• 83% of jobs require social skills - a study conducted by The State of the American Job Report Pew Research October 2016.
  • 37% of hired candidates are from diverse backgrounds, which means networking is one of the factors why they got the opportunity in the first place - a study done by LinkedIn Global Recruiting Trends.
  • Referrals are 5 times more effective than any other hiring source - mentioned in Jobvite 2017 Recruiting Funnel Benchmark Report.
  • 80% of professionals credit their current job to networking - mentioned in Jobvite 2017 Job Seeker Nation Study.

Why Networking?

Networking has become like bread (chapati, etc.) - rice is nice, but we consider our meal incomplete without any bread, and well, nobody likes an incomplete meal (at least, I don’t).

Networking has taken the stage now. According to CNBC, around 75% of new jobs are never listed because they are filled through networking; there is a whole hidden job marketplace for you to explore only if you know how to network.

The close rate for meetings is more than 60% if both parties have good connections. Understanding each other before establishing any business relationship is essential for sustainable growth.

Surfing the net is not the solution anymore. Talking to relevant people and making connections and friends is the new way to enter the workplace. 40% of new hiring is based on referrals - showing your work and networking has become the most effective way to get hired.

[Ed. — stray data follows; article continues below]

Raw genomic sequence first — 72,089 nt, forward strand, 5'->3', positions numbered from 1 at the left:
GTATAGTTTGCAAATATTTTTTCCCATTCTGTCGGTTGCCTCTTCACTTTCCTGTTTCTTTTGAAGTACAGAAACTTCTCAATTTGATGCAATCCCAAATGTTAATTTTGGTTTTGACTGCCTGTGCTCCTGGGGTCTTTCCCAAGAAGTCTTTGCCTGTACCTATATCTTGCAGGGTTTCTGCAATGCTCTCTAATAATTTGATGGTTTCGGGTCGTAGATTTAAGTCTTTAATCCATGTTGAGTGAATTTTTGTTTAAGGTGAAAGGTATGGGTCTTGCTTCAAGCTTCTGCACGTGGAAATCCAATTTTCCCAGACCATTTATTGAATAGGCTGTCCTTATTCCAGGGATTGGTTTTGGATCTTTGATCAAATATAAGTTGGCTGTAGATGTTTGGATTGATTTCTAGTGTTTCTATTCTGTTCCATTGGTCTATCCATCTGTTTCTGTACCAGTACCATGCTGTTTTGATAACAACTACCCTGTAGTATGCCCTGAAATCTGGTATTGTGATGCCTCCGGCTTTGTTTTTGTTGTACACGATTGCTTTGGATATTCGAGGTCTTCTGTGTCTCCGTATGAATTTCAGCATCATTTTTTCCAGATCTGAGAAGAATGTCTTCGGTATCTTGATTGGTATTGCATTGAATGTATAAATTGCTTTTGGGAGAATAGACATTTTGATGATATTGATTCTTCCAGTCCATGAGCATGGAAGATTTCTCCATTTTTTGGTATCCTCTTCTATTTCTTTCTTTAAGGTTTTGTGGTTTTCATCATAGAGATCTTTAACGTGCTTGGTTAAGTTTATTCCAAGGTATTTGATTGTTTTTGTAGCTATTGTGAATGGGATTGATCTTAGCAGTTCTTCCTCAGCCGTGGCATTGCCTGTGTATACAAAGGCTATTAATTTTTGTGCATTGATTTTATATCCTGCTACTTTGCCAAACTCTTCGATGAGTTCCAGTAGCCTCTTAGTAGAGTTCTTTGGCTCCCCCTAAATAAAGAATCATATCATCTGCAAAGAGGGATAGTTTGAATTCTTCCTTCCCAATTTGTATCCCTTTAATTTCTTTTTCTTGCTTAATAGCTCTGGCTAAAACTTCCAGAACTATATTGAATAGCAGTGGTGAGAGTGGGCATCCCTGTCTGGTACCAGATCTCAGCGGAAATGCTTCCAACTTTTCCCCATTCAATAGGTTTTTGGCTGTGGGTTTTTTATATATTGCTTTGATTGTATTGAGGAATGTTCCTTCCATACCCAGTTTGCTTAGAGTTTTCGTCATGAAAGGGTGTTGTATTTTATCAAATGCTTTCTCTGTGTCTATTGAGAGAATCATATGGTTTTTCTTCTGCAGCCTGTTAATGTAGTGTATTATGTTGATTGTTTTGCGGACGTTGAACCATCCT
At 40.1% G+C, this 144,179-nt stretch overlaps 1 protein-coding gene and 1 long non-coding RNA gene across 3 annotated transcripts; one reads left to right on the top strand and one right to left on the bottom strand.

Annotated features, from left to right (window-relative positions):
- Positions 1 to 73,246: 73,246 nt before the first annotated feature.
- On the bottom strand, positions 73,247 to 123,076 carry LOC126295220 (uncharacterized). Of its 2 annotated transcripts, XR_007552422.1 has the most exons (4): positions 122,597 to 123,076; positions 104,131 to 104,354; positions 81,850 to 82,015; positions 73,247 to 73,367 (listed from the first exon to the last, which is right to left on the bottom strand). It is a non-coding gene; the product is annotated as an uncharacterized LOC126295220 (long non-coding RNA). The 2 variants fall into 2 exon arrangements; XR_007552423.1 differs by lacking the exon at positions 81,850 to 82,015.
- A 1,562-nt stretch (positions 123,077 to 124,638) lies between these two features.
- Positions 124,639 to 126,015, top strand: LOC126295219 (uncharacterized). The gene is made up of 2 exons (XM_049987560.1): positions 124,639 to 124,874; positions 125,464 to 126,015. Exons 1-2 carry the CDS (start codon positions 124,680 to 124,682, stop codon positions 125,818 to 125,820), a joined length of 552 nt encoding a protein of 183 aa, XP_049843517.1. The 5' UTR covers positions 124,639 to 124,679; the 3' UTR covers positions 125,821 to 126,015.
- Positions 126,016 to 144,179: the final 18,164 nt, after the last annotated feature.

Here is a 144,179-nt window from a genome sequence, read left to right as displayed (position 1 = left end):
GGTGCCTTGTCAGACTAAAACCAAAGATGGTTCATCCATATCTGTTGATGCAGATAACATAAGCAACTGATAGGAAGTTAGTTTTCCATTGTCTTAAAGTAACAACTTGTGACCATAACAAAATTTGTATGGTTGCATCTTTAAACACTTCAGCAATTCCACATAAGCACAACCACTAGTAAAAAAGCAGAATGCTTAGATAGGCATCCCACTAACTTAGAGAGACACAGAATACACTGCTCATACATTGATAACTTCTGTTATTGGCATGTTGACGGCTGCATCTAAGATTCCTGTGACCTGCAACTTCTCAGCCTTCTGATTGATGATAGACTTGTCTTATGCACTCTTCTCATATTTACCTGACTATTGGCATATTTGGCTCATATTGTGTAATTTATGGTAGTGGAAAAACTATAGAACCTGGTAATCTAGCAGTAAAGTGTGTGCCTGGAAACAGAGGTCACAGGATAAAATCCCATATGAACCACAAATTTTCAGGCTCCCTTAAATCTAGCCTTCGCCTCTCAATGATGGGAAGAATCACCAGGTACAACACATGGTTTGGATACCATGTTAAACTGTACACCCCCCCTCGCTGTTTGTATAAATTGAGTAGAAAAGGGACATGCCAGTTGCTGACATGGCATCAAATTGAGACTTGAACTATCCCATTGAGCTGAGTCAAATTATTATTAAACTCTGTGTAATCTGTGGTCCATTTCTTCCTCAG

The best way to network is to ask questions. Akash has already talked about this in one of the blogs; check it out if you haven’t already - Don't underestimate the Power of Asking.

If I have to tell one proven fact about human nature that can solve 90% of the problems you will get across while networking is that everyone loves talking about themselves, and if you want to make solid and lifelong networks, then listen more and talk less should become your new mantra.

I connected to at least 7 to 8 startup founders in less than a month because of networking.

Patience is the key to multiple locks, from making your portfolio better to getting hired through the networking you have done.

That being said, the above is true for jobs like tech-related because you can have a portfolio to show, social media marketing, and writing. Still, some traditional jobs need resumes as a sufficient and necessary document, like CAs getting hired in MNCs, but networking and referrals are still relevant in those industries too.

Now that we have an idea of how things are changing in the job marketplace let’s see what are the problems a candidate goes through while applying for jobs.

Struggles of a candidate

Most candidates struggle with multiple problems such as:

  • Showcasing their work from different platforms - Sending online projects, blog links, etc. get hectic for both candidate and recruiter.
  • Sending resumes through email only to be a part of a pile of unread emails a recruiter has.
  • Getting connected to relevant recruiters through social media platforms.

Peerlist has become the solution for all three problems and a wise choice to connect over a call with recruiters as soon as possible.

Okay, I’ll be honest about what feature I like most on Peerlist: the fast feedback. People like me who struggle with imposter syndrome daily are in dire need of feedback - that’s how I convinced myself to make a Peerlist profile but couldn’t make a LinkedIn profile.